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RBI Monetary Policy - Growth, With a Warning

RBI Monetary Policy - Growth, With a Warning for IBPS PO, IBPS CLERK, INSURANCE EXAMS, RRB EXAM, SBI PO, SBI CLERK


Essential for All Upcoming Bank Exams
On 6th April, 2017, the RBI released 1st Bi- monthly Monetary Policy Statement, 2017-18 following the approval from Monetary Policy Committee (MPC) to be effective between 1st April, 2017 and 31st May, 2017. The 6th Bi-Monthly Monetary Policy Statement 2016-17 was released by RBI on 8th February, 2017.
The Repo Rate under the Liquidity Adjustment Facility (LAF) remained unchanged at 6.25 %. These rates under LAF determine the corridor for short-term money market interest rates. In turn, this is expected to trigger movement in other segments of the financial market and real economy.

The Reverse Repo Rate under the LAF increased by 25 bps from 5.75 % to 6.00 %, thus reducing the difference between Repo and Reverse Repo to 25 bps from the existing 50 bps. These rates under LAF determine the corridor for short-term money market interest rates. In turn, this is expected to trigger movement in other segments of the financial market and real economy.
The Marginal Standing Facility (MSF) Rate reduced by 25 bps from 6.75 % earlier to 6.50 %. It is a benefit under which Scheduled Commercial Banks can sharpen Additional Amount of Overnight Money from the Reserve Bank by dipping into their Statutory Liquidity Ratio (SLR) portfolio up to a limit of 2% of their Net Demand and Time Liabilities (NDTL) deposits at a penal rate of interest (currently 25 basis points above the Repo Rate). MSF appreciated a Safety Valve against Unanticipated Liquidity Shocks to the Banking System.
Bank Rate reduced by 25 bps from 6.75 % earlier to 6.50%. Bank Rate is the rate at which the Reserve Bank is ready to Buy or Rediscount Bills of Exchange or other Commercial Papers. Under Section 49 the Bank Rate is published of the Reserve Bank of India RBI Act, 1934 and is considered as the oldest key policy rates adopted by the RBI. 
Cash Reserve Rate is the share of net demand and time liabilities that banks must maintain as cash balance with the Reserve Bank.
Other Reserve Requirement for Commercial Banks including Regional Rural Banks that is SLR has been remain unchanged at 20.50 % with effect from 7th January 2017.
The 2nd Bi-Monthly Monetary Policy Statement will be reviewed by Monetary Policy Committee (MPC) on 5th June 2017.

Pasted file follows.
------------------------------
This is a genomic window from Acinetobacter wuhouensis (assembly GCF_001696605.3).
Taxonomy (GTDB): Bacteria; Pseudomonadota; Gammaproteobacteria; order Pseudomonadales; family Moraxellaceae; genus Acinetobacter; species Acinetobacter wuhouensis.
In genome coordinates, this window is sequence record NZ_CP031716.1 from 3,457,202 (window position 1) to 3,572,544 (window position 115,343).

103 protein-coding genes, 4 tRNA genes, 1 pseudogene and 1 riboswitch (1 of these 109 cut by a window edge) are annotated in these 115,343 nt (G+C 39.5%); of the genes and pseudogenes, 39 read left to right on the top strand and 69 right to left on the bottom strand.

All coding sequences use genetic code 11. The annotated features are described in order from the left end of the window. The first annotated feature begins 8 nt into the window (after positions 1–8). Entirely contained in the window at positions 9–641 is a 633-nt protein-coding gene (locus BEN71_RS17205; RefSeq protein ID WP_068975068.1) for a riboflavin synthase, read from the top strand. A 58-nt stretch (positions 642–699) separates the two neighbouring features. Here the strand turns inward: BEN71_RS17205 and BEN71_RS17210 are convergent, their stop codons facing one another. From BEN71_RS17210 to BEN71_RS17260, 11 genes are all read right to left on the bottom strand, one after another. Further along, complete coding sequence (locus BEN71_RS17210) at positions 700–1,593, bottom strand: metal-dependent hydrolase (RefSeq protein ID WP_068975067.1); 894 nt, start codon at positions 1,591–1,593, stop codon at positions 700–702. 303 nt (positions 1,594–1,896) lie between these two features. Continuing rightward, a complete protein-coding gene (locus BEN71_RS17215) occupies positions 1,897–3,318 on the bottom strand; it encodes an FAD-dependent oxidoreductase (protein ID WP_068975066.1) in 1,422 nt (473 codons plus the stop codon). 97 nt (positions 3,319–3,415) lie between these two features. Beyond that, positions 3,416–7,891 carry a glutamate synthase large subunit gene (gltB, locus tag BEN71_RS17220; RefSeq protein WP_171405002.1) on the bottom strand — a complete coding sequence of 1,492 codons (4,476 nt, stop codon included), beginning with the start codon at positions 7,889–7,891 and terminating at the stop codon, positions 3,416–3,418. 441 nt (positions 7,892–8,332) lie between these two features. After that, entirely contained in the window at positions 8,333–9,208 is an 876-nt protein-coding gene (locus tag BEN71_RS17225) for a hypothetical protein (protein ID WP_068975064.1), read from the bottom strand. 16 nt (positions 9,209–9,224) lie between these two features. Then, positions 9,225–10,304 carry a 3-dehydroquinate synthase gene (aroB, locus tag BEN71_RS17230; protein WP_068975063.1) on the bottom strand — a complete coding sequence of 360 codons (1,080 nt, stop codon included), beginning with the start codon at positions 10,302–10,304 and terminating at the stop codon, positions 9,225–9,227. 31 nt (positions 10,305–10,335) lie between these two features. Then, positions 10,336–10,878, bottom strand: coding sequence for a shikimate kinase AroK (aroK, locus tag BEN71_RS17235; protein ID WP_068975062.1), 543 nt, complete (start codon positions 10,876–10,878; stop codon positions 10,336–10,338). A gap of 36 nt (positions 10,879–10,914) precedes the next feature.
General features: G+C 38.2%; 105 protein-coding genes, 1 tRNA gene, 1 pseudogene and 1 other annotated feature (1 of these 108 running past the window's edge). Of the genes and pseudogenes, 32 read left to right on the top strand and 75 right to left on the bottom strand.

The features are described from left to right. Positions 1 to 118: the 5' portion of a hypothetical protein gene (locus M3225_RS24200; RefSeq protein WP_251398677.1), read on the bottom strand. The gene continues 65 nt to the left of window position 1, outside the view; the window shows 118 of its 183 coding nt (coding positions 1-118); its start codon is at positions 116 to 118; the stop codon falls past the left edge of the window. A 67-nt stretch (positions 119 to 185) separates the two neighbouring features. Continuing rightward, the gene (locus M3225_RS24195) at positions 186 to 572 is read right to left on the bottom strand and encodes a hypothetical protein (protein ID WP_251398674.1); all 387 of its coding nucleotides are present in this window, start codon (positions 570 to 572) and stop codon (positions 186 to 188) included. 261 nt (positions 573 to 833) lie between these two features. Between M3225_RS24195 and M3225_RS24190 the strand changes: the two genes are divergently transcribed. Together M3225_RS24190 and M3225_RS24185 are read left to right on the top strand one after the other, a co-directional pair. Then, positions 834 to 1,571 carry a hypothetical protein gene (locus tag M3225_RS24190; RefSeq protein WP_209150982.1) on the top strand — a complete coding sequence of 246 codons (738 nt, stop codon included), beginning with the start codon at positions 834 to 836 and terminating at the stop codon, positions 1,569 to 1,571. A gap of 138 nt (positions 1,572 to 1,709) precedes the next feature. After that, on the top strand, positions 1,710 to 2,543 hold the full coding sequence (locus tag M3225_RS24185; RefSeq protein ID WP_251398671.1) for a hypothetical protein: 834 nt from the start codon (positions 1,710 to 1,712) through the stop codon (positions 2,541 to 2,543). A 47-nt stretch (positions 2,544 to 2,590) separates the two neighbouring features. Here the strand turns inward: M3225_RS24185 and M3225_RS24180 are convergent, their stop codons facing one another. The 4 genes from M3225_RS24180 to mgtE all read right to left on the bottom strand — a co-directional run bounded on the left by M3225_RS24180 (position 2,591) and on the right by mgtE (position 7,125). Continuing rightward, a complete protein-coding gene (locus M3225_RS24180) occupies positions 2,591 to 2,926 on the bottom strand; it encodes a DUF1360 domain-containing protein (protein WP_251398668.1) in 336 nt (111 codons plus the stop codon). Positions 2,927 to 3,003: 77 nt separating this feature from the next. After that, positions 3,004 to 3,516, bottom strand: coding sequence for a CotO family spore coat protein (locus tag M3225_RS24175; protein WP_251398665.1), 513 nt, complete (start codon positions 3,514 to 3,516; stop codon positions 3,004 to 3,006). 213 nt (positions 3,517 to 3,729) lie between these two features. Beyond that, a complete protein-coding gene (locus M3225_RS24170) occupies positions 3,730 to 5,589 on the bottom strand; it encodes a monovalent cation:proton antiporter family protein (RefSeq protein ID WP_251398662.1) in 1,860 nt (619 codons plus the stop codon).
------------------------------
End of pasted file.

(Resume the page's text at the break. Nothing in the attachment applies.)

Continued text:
The Center must pay attention to Governor Urjit Patel’s plainspeak:
The Monetary Policy Committee chaired by Reserve Bank of India Governor Urjit Patel has, in fact, decided to raise the rate at which the central bank borrows funds from banks by 25 basis points from 5.75% to 6%, while leaving other policy rates untasted. This marginal change is aimed at sucking out from the system excess liquidity that remains a lingering concern, despite coming off its peak in the aftermath of the demonetization exercise. 
In the economy this year the RBI is quite optimistic about an uptick projecting 7.4% growth in Gross Value- Added, compared to 6.7% in 2016-17. 
Mr. Urjit Patel’s plainspeak issues on four key –
  • In the coming days the RBI has reminded the government there will be “clearly more demand for capital”. The government’s allocation of Rs.10, 000 crore to recapitalize public sector banks is obviously inadequate. 
  • RBI will unveil a new Prompt Corrective Action framework to need urgently resolve the surge of bad loans on bank books in the middle of this month. 
  • While banks have waned lending rates the RBI has pointed out there is room for more cuts if rates on small savings schemes are reformed. 
  • In Uttar Pradesh the government must not disregard Mr. Urjit Patel’s’ categorical call to shun loan waivers of the kind just declared. 
Other Major Policy Decisions taken during the 1st Bi- Monthly Monetary Policy Statement, 2017-18:
The RBI has recommended that Banks be allowed to invest in Infrastructure Investment Trusts (InvITs) and Real Estate Investment Trusts (REITs) following the approval from the Capital Market Regulator SEBI to improve their Asset Class. The maximum limit of investment capped at 20 % of the Net Owned Funds (NOF).
The Surplus Liquidity in the Banking System declined from around Rs. 7 lakh crore on 4th January, 2017 to Rs. 6 lakh crore in February 2017 and further down to Rs. 4 lakh crore in March 2017. Further, the hike in Reverse Repo Rate was implemented to absorb current liquidity overhand in the Market.
The Central Bank intends to keep Managing Liquidity via Market Stabilization Scheme (MSS) and Open Market Operation (OMO). The Market Stabilization Scheme is a Monetary Policy Intervention by the RBI to withdraw excess Liquidity by Selling Government Securities (G-Secs) in the Economy. MSS was introduced in April 2004 with an aim to withdraw excess liquidity or money from the system by selling Government Bonds/ Government Securities.
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